Stronger-than-expected economic growth smooths the path for the U.S. Federal Reserve to signal a December interest rate hike when it meets next week.
Third quarter GDP growth of 2.9 percent was better than the 2.5 percent that was expected by economists, and it also marked the best pace of growth in two years. With Friday's report, the economy closes in on the 3 percent level some economists had expected to see for the second half of the year.
"Most immediately important is this leaves the door wide open for the Fed to raise rates. They should do it and could do it next week, but they won't," said Jefferies Chief Financial Economist Ward McCarthy. The Fed is widely expected to hike rates for the second time in 10 years at its December meeting.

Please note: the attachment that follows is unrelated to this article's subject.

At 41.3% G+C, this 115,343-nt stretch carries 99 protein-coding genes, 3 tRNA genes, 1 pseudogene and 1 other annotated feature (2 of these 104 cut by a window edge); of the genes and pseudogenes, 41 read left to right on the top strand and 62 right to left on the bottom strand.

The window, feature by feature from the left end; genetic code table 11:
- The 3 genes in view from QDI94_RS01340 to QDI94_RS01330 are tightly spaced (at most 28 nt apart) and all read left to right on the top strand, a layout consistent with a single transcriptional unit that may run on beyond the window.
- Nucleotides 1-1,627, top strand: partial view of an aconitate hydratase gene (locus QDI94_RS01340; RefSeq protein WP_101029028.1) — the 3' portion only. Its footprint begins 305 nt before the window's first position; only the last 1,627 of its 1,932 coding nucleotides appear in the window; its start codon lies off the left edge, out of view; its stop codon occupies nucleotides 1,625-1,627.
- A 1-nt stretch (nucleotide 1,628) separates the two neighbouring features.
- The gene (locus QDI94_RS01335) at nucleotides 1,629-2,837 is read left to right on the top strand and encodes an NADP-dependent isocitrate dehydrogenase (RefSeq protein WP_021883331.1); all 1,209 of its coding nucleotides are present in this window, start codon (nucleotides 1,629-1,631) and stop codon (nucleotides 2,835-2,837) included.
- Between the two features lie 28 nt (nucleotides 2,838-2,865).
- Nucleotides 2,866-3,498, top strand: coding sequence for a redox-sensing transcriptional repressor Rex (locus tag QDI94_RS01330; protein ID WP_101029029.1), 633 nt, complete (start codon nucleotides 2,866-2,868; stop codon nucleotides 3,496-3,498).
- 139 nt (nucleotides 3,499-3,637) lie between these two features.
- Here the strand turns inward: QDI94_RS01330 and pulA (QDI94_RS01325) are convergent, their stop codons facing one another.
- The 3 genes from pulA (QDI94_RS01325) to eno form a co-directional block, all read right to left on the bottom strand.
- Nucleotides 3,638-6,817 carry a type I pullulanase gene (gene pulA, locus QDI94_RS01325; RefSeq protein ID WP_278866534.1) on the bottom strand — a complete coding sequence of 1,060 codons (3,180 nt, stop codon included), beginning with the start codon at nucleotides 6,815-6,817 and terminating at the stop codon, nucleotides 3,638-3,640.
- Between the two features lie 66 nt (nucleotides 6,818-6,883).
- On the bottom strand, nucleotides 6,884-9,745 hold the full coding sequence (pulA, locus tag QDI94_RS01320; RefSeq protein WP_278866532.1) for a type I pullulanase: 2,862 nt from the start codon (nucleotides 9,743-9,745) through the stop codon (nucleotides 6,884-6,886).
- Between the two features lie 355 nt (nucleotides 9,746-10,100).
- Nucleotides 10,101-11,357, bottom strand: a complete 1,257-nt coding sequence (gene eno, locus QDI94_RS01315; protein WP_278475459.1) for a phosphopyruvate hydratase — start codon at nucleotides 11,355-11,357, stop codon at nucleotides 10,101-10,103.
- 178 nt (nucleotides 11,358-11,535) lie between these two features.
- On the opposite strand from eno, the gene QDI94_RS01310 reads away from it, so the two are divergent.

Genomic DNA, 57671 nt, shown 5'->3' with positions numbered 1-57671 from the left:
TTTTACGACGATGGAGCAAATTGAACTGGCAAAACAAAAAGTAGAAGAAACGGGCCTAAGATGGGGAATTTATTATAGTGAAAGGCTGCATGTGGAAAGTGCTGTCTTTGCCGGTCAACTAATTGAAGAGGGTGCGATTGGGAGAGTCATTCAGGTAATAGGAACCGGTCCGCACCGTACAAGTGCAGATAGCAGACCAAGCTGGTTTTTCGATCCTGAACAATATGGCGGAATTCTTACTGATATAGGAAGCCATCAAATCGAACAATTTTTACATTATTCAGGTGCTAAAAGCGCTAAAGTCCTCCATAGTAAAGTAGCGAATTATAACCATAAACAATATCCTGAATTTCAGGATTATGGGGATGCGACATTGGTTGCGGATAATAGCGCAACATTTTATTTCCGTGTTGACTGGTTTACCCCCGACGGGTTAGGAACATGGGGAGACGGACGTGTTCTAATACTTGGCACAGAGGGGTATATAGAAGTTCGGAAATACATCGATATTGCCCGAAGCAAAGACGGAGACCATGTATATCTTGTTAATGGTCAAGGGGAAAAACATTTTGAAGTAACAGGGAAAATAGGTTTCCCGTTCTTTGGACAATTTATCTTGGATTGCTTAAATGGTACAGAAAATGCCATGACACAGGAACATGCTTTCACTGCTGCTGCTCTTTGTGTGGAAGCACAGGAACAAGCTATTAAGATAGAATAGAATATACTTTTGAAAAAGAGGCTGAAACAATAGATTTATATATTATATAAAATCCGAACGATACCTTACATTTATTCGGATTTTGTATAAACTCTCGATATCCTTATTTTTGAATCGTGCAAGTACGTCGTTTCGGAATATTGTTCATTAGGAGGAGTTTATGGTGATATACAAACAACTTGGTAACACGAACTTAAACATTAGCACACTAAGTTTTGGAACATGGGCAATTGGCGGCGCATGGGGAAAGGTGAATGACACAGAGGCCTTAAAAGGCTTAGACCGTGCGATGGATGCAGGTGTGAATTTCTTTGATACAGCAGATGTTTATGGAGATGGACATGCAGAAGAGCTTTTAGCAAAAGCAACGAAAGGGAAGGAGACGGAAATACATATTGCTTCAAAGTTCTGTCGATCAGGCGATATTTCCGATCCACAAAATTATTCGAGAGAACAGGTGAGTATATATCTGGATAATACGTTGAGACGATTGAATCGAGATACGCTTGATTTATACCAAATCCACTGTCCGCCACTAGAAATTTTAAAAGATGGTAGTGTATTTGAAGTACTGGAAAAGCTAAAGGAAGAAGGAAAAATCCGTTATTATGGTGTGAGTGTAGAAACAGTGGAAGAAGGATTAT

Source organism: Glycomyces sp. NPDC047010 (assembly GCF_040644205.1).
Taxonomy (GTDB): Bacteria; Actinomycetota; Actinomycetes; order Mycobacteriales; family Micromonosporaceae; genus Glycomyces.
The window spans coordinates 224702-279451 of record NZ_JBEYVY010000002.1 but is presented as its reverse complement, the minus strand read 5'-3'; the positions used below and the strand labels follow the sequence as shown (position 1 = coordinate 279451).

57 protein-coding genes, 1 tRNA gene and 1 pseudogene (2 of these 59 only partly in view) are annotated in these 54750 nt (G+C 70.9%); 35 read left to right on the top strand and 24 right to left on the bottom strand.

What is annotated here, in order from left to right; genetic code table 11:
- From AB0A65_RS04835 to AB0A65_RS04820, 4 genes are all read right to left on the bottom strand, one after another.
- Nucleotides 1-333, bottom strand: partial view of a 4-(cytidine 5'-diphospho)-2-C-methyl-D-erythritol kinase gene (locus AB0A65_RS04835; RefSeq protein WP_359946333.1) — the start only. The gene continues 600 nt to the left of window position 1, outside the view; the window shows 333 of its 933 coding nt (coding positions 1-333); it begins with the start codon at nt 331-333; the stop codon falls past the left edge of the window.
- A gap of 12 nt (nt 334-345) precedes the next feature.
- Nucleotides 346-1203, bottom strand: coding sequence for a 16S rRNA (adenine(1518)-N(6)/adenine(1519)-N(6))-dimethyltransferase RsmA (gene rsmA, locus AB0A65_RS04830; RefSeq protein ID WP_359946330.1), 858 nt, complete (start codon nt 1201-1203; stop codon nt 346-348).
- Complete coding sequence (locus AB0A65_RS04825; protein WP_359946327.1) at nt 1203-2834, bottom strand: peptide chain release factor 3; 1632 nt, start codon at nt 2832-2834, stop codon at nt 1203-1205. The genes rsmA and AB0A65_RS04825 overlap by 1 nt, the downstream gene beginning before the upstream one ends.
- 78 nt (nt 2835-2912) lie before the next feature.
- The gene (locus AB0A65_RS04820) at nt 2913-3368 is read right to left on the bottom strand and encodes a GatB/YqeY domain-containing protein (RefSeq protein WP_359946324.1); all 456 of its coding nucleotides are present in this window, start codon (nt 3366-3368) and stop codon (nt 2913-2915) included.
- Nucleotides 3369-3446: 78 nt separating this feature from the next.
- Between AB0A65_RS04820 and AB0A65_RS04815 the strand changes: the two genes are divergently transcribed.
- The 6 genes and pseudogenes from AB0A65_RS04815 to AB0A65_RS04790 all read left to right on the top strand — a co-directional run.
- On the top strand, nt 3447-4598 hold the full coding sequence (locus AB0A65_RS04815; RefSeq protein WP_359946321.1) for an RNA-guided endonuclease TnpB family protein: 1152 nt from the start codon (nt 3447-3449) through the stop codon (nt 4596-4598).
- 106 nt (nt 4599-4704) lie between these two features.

The figure came despite consumer spending that slowed to a 2.1-percent growth rate after the second quarter's very strong 4.3 percent pace.
"It's a pretty good number. The third quarter turned out the to be the way it looked like it was going to be at the outset — close to 3 percent," said McCarthy. "Spending slowed down. So frankly, it's encouraging we can get this kind of growth with consumer spending that was basically cut in half in the quarter, and I think we'll get something similar in Q4."